Lady Gaga’s latest album Born this Way delivers the expected collection of catchy tunes, but divergent tones and lyrics break apart the thematic consistency. Given her previous work, particularly notable singles such as “Just Dance,” Lady Gaga has set a precedent for creating upbeat dance/pop songs. This album continues that tradition. Many of the songs, especially the titular “Born This Way” as well as “The Edge of Glory,” are vibrant and triumphant. These songs are catchy without conceding to mind-numbing repetition, mixing up the rhythm just enough to maintain interest and catch the attention of the listener.
Despite the album’s positive traits, however, the other tracks lack the energy of the rest, and most of them bear the noisy ring of snotty pop songs, full of excessive attitude without substance. “Bad Kids” is especially guilty of this approach, coming off as a whiny statement of shameless teenage rebellion. One of the last tracks, “You and I,” is a slower piece that is refreshingly melodic compared to the dance beats of the other tracks, but the style is so different from the rest of the album that instead of standing out as a unique work, it jarringly separates itself from everything else. In her attempts to branch out stylistically, it seems that Lady Gaga has forgotten the signature style that drew fans to her in the first place.
Another issue with “Born This Way” is Lady Gaga’s oblique lyrics. “Americano” and “Scheiße” obfuscate themselves by mixing in foreign languages. Other songs are simply too vague to gauge any intended meaning. Given its controversial choice of subject matter, “Judas” seems as if it was intended to be the platform for drawing attention to a meaningful message, but any such message is not obvious. Instead, the song is controversial for its own sake, drawing attention to itself rather than any sort of message.
The same is true of the gratuitous use of religious figures and imagery throughout the lyrics of the rest of the album, likely existing merely to shock listeners and add to the controversy. While the musical nature of many of the tracks is exciting and uplifting, these emotions are upset by confusing lyrics that draw attention to themselves, detracting from the mood rather than enhancing it. Whether or not there was ever supposed to be deeper meaning behind her words, Lady Gaga failed to demonstrate this depth with her final product.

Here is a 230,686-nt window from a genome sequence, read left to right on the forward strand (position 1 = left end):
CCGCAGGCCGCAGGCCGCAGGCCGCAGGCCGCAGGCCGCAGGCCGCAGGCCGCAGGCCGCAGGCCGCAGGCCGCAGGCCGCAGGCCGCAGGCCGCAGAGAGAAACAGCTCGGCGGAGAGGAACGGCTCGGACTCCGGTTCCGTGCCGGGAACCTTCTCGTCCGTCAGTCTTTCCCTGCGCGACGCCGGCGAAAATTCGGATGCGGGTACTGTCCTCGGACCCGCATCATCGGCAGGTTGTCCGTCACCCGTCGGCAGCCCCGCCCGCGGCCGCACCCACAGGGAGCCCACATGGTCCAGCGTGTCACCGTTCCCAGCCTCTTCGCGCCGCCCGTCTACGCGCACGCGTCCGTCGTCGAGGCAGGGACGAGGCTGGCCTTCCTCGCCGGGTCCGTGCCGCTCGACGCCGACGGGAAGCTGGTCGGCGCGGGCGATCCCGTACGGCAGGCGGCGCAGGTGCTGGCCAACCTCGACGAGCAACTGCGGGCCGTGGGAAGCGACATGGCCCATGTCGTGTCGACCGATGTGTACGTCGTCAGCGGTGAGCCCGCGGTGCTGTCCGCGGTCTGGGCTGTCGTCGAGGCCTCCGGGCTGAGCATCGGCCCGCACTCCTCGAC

Such lyrical failure is a disappointing missed opportunity for the album to come together thematically. In an album with a title and flagship song that reminds everyone to take pride in who they are, the bulk of the lyrical content simply repeats pop music fluff, carrying on about being rebellious, defying the world, and doing whatever you want. Even “Born This Way” fails to add any significant depth, serving best as an all-purpose anthem rather than as a statement about anything specific. After sweepingly addressing a few categories of discrimination, the lyrics fail to commit.
Born This Way is almost what dedicated Lady Gaga fans might want, but is unfortunately a little less. It contains the same catchy style of dance beats that will appease returning fans, and it throws in a bit more diversity to appease those seeking something different. However, as she embraces her pop identity, Lady Gaga’s lyrical quality fades. At least those who only appreciate Gaga’s extravagant flashiness will continue to be satisfied.